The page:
By February 1986, implementations were demonstrated for operating systems such as System V release 2, DOS, VAX/VMS using Eunice. NFSv2 only allows the first 2 GB of a file to be read due to 32-bit limitations. Version 3 added: support for 64-bit file offsets, to handle files larger than 2 gigabytes; the first NFS Version 3 proposal within Sun Microsystems was created not long after the release of NFS Version 2. The principal motivation was an attempt to mitigate the performance issue of the synchronous write operation in NFS Version 2. By July 1992, implementation practice had solved many shortcomings of NFS Version 2, leaving only lack of large file support a pressing issue; this became an acute pain point for Digital Equipment Corporation with the introduction of a 64-bit version of Ultrix to support their newly released 64-bit RISC processor, the Alpha 21064. At the time of introduction of Version 3, vendor support for TCP as a transport-layer protocol began increasing. While several vendors had added support for NFS Version 2 with TCP as a transport, Sun Microsystems added support for TCP as a transport for NFS at the same time it added support for Version 3.
Using TCP as a transport made using NFS over a WAN more feasible, allowed the use of larger read and write transfer sizes beyond the 8 KB limit imposed by User Datagram Protocol. Version 4, influenced by Andrew File System and Server Message Block, includes performance improvements, mandates strong security, introduces a stateful protocol. Version 4 became the first version developed with the Internet Engineering Task Force after Sun Microsystems handed over the development of the NFS protocols. NFS version 4.1 aims to provide protocol support to take advantage of clustered server deployments including the ability to provide scalable parallel access to files distributed among multiple servers. NFS version 4.2 was published in November 2016 with new features including: server-side clone and copy, application I/O advise, sparse files, space reservation, application data block, labeled NFS with sec_label that accommodates any MAC security system, two new operations for pNFS. WebNFS, an extension to Version 2 and Version 3, allows NFS to integrate more into Web-browsers and to enable operation through firewalls.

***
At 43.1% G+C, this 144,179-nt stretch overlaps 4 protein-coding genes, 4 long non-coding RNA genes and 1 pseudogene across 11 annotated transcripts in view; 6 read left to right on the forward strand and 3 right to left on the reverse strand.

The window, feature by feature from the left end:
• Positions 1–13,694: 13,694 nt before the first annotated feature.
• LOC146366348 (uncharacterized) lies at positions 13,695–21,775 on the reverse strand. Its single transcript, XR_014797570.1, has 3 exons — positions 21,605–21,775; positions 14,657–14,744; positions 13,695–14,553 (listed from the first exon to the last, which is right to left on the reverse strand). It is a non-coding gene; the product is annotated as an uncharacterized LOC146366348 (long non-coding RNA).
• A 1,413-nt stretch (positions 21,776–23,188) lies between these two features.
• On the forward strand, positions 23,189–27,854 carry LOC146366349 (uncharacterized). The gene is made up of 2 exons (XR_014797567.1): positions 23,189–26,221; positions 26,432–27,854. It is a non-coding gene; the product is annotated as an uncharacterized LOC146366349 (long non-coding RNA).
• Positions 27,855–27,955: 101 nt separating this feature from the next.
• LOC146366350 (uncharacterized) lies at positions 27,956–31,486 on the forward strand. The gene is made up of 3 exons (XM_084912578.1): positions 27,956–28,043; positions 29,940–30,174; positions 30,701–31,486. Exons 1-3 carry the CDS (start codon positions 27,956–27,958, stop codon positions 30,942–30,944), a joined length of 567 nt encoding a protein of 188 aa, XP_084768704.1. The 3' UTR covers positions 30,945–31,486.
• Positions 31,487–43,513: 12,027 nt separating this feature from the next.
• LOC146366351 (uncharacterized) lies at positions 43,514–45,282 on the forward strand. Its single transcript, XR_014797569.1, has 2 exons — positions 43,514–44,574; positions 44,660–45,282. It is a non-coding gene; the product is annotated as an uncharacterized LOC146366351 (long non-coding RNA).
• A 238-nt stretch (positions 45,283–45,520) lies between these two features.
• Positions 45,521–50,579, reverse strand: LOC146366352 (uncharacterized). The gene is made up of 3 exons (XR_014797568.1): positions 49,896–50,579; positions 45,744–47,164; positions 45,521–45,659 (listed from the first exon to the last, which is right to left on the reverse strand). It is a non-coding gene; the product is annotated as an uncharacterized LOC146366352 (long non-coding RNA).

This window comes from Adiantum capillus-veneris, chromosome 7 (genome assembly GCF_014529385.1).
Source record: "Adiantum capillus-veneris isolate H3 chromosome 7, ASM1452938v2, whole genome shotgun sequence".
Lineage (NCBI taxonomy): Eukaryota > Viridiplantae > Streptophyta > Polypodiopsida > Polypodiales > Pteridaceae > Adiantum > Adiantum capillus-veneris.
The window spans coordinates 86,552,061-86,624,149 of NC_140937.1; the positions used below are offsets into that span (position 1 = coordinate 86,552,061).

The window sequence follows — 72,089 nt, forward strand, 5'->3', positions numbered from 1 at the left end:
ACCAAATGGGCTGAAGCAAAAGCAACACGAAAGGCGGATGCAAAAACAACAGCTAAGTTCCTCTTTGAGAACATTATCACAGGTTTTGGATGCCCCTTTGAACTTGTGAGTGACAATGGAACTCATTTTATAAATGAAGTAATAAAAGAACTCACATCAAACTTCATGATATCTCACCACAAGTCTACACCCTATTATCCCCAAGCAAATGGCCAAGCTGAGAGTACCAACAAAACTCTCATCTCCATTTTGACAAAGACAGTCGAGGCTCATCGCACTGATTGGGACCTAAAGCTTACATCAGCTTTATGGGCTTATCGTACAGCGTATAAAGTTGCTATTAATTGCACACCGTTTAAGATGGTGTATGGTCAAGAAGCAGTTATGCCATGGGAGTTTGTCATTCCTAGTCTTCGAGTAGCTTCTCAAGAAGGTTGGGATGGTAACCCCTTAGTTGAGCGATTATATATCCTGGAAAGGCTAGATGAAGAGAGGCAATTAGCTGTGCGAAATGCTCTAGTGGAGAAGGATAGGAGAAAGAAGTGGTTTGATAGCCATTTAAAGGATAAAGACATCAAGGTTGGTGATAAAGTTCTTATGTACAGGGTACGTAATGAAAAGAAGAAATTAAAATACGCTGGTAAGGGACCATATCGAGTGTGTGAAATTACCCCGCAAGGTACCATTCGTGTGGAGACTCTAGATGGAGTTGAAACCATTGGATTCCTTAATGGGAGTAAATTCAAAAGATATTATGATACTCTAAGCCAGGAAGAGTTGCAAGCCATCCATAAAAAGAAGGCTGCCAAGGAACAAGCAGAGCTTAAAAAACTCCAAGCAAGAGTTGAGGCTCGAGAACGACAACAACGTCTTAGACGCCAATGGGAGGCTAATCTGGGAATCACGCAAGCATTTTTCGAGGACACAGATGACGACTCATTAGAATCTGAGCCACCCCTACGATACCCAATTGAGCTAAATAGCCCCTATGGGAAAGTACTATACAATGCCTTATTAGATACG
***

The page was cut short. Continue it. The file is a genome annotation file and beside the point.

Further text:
In 2007 Sun Microsystems open-sourced their client-side WebNFS implementation. Various side-band protocols have become associated with NFS. Note: the byte-range advisory Network Lock Manager protocol the remote quota-reporting protocol, which allows NFS users to view their data-storage quotas on NFS servers NFS over RDMA, an adaptation of NFS that uses remote direct memory access as a transport NFS-Ganesha, an NFS server, running in user-space and supporting the CephFS FSAL using libcephfsTrusted NFS NFS is used with Unix operating systems, Apple's macOS, Unix-like operating systems, it is available to operating systems such as Acorn RISC OS, the classic Mac OS, OpenVMS, MS-DOS, Microsoft Windows, Novell NetWare, IBM AS/400. Alternative remote file access protocols include the Server Message Block, Apple Filing Protocol, NetWare Core Protocol, OS/400 File Server file system. SMB and NetWare Core Protocol occur more than NFS on systems running Microsoft Windows. Haiku added NFSv4 support as part of a Google Summer of Code project.
Assuming a Unix-style scenario in which one machine needs access to data stored on another machine: The server implements NFS daemon processes, running by default as nfsd, to make its data generically available to clients. The server administrator determines what to make available, exporting the names and parameters of directories using the /etc/exports configuration file and the exportfs command; the server security